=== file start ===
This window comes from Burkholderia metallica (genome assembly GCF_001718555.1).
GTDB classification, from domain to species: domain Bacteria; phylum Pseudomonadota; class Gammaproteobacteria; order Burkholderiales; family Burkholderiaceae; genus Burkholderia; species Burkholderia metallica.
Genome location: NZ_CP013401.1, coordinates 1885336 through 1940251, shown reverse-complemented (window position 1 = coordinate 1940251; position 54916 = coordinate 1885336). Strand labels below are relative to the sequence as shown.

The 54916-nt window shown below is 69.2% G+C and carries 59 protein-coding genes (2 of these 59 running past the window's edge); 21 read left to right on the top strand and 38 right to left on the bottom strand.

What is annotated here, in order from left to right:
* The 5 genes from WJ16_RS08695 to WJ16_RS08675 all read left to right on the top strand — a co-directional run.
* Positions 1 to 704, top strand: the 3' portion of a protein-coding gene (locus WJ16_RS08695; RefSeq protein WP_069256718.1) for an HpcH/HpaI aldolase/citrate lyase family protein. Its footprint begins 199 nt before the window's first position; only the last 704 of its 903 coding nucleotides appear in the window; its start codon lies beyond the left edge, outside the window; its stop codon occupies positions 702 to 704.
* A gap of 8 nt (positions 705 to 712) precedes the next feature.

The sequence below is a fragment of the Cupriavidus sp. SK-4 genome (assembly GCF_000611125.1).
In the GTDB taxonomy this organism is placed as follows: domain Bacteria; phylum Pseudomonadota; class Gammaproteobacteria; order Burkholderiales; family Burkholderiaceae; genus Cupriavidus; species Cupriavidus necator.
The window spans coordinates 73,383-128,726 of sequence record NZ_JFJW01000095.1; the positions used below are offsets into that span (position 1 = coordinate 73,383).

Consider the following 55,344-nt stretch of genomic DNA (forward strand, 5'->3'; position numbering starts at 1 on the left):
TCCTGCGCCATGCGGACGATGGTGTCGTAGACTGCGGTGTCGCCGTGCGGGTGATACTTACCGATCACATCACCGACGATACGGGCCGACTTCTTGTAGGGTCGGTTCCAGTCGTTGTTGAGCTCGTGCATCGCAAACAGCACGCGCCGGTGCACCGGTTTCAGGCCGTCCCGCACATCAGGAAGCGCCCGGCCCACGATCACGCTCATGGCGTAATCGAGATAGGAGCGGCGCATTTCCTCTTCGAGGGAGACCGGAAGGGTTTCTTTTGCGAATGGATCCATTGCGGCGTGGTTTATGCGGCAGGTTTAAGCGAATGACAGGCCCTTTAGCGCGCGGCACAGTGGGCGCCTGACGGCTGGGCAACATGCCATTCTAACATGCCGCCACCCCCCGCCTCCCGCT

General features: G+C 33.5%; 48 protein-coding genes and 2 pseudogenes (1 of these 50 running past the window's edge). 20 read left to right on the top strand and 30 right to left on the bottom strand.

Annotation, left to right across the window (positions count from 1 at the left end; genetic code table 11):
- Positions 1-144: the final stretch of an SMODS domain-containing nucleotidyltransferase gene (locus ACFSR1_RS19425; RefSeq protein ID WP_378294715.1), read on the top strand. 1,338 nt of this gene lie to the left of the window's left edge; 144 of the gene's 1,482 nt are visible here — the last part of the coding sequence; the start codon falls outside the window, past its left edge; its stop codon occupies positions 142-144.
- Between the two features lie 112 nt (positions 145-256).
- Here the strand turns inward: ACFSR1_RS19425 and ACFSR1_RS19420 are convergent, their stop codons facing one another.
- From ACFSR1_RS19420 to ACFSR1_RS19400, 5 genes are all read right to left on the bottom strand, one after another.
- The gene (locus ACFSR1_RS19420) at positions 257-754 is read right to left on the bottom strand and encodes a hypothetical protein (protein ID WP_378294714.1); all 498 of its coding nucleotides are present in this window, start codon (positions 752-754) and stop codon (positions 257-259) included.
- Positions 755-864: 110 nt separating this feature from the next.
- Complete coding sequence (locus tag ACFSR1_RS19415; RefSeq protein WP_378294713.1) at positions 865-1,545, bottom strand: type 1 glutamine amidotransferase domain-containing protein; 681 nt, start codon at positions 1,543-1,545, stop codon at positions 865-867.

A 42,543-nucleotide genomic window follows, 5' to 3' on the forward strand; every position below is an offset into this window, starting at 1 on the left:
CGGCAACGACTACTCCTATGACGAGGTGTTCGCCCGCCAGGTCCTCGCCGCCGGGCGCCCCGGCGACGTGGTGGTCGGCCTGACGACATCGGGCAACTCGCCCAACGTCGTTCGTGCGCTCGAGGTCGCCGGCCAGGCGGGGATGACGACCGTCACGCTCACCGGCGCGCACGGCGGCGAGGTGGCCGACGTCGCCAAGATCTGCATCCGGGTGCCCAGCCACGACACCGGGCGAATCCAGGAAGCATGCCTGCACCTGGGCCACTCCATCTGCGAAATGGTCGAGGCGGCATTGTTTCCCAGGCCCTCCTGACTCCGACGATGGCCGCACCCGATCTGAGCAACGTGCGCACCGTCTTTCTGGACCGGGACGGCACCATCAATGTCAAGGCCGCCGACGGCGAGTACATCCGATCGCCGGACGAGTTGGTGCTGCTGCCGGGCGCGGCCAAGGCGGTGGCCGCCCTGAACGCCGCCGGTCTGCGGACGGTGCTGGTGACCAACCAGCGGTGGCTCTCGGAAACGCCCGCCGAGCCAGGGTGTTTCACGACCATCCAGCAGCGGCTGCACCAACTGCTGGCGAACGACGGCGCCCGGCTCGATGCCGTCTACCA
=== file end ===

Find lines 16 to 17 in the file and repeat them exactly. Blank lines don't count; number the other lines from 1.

- Positions 1-144: the final stretch of an SMODS domain-containing nucleotidyltransferase gene (locus ACFSR1_RS19425; RefSeq protein ID WP_378294715.1), read on the top strand. 1,338 nt of this gene lie to the left of the window's left edge; 144 of the gene's 1,482 nt are visible here — the last part of the coding sequence; the start codon falls outside the window, past its left edge; its stop codon occupies positions 142-144.
- Between the two features lie 112 nt (positions 145-256).